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Standard & Poor's yesterday (Thursday) reduced Japan's long-term sovereign debt rating for the first time in nine years, saying Tokyo lacked a plan to deal with its mounting debt and persistent deflation.
The agency cut Japan's rating by one notch to AA minus, the fourth-highest level, citing the country's political gridlock for undermining efforts to reduce an $11 trillion (943 trillion yen) debt burden.
"The downgrade reflects our appraisal that Japan's government debt ratios – already among the highest for rated sovereigns – will continue to rise further than we envisaged before the global economic recession hit the country and will peak only in the mid-2020s," the firm said.
At the same time, S&P said Japan's outlook is stable, citing the country's strong external balance sheet and the "flexibility" that comes from the yen's international role. Japan has the world's second largest foreign reserves at more than $1 trillion.
The S&P downgrade puts the world's most indebted nation's credit rating one notch below both Fitch Ratings and Moody's Corp. (NYSE: MCO) and on a par with China and Saudi Arabia. The new level is one notch below Spain.
The ratings cut may serve as a warning for heavily indebted developed nations that have increased their spending following the global credit crisis, leaving some in a fragile financial state.
Debt problems in Europe have already prompted financial bailouts of Greece and Ireland, and the U.S. budget deficit is expected to hit a record $1.5 trillion this year.
Japan has piled up government debt that now totals nearly 200% of annual gross domestic product (GDP). Politicians and credit ratings agencies have been calling for it to lower its public debt for years but the government's efforts have yet to yield meaningful results.
While Japanese Prime Minister Naoto Kan has made tax and social security reform top priorities, the S&P downgrade took a swipe at his party's inability to unify a divided parliament.
"In our opinion, the Democratic Party of Japan-led government lacks a coherent strategy to address these negative aspects of the country's debt dynamics," S&P said in the release.
Opposition parties seized on the news to again press the attack on the government.
Yoshimasa Hayashi, who serves as the shadow finance minister for the Liberal Democratic Party, told The Journal that S&P's action is "proof of what the LDP has been warning to government," adding that "we all need to take the S&P decision to heart."
Fitch Ratings said that it was maintaining its stable outlook on the basis that the current low interest rates would allow it to fund itself, although it noted that the longer-term pressures from an aging population could threaten funding stability.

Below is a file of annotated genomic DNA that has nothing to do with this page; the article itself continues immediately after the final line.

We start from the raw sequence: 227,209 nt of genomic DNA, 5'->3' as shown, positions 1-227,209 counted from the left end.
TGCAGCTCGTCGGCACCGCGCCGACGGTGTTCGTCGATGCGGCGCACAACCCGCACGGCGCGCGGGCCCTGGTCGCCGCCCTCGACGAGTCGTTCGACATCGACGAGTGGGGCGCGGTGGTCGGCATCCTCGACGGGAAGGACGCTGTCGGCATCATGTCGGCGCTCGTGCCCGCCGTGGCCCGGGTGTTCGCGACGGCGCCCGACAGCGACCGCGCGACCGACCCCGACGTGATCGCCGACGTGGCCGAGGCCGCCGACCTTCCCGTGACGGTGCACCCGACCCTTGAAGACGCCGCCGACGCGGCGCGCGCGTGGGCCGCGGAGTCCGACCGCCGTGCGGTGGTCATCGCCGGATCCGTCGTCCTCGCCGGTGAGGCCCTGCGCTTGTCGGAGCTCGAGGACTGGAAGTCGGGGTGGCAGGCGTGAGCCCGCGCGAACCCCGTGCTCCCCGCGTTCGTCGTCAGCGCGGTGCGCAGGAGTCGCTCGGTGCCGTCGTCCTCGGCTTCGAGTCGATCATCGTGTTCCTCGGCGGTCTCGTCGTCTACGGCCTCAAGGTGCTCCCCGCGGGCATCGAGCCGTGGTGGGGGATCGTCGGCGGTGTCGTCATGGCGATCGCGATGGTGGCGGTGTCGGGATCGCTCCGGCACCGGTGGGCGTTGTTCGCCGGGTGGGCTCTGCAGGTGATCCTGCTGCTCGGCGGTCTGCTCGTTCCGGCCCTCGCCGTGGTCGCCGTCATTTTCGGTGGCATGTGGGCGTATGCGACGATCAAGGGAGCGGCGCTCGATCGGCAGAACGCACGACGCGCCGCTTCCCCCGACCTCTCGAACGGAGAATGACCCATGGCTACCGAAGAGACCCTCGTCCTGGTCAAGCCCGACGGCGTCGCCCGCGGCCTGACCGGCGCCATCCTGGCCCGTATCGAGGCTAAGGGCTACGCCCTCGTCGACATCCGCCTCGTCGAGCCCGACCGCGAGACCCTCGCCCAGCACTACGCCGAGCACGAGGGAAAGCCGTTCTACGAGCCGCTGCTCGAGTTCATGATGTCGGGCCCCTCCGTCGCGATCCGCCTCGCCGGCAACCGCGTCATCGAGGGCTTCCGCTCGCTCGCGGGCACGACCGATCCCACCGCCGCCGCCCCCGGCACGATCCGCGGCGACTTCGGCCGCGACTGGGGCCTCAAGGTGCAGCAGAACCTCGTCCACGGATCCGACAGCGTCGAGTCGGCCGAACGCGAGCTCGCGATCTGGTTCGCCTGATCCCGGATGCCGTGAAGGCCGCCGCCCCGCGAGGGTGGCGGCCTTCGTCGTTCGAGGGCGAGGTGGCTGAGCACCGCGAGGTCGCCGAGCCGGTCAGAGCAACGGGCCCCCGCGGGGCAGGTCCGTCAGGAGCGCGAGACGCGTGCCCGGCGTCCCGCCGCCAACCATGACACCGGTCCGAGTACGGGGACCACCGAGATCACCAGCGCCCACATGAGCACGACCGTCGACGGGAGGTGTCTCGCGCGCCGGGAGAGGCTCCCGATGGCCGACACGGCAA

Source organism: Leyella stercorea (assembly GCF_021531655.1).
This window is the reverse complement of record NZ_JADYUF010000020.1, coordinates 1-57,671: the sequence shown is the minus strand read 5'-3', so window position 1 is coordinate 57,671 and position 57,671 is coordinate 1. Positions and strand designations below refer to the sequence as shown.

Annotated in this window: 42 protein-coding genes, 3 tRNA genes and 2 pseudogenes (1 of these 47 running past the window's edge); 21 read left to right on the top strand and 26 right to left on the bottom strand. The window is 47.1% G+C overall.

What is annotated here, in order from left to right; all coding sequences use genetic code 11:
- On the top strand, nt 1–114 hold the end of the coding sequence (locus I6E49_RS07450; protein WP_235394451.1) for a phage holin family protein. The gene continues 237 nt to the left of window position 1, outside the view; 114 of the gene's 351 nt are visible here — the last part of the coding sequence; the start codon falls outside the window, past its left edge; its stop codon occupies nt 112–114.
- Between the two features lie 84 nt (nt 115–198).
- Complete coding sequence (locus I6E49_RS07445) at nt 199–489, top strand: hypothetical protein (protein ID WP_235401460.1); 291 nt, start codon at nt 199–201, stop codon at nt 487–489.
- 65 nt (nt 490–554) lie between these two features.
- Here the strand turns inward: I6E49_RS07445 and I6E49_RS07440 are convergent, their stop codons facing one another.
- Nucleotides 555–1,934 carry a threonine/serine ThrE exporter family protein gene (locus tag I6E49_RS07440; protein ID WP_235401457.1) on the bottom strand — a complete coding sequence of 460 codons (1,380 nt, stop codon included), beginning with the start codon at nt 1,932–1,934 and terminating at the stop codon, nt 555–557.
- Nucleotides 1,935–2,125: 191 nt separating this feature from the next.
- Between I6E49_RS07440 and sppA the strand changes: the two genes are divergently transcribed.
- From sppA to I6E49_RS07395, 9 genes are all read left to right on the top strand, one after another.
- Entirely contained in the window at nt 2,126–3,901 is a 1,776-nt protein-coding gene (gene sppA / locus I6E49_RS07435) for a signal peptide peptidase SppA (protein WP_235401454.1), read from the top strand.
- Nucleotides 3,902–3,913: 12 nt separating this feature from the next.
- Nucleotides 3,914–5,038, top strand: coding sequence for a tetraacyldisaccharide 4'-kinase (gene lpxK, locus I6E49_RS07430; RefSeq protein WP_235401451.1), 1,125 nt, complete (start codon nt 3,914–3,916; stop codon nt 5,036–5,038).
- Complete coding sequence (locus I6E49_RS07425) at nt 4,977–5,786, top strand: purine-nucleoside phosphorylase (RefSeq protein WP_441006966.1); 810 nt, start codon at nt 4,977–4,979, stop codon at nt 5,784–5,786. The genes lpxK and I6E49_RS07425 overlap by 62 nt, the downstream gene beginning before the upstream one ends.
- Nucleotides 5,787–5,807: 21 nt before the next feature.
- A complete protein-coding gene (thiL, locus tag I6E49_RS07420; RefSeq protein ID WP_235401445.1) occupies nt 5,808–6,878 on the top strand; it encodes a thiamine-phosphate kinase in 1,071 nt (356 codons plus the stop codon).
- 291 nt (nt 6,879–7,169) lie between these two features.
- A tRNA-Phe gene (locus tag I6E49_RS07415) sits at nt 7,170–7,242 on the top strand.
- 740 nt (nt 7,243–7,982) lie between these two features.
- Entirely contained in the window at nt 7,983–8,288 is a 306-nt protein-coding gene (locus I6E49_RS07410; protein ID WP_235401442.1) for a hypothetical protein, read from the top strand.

The yen and bond futures fell on concern the downgrade would push up the cost of borrowing for Japan.
Markets in the past have not worried too much about the country's high debt because it is well serviced by ample domestic savings and few foreign investors hold Japanese government bonds.
However, Japan's population is aging quickly, so entitlement programs will soak up an increasing proportion of the budget unless the government implements painful reforms, which will further constrain Japan's already weak fiscal flexibility, S&P said.
Japan's government must fix its finances to avoid a debt crisis that could trigger a "global depression," Vice Finance Minister Fumihiko Igarashi said earlier this week.
"I hope this serves as a warning for the government, they have absolutely no sense of crisis," Azusa Kato, an economist at BNP Paribas in Tokyo told Bloomberg News. "Once bond yields spike and the fire is lit, the amount needed to finance Japan's borrowing needs is going to jump and it's going to be too late."
Economy Minister Yosano warned the same day that a reliance on such sales could lead to a jump in borrowing costs.
"If we continue relying on bond sales to make up for spending that exceeds revenue, we could see long-term interest rates increase or a deterioration in our debt ratio, causing Japan to lose credibility globally," Yosano told Parliament.
Japan's borrowing costs are among the lowest in the industrialized world, helping it fund its debt load. The yield on the benchmark 10-year bond touched 1.26% on Jan. 19, the highest since Dec. 16.
News & Related Story Links:
- Wall Street Journal:
S&P Cuts Japan Rating As Budget Woes Linger
S&P cuts Japan sovereign rating
- Money Morning:
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Japan's Credit Rating Cut to AA- by S&P on Debt Load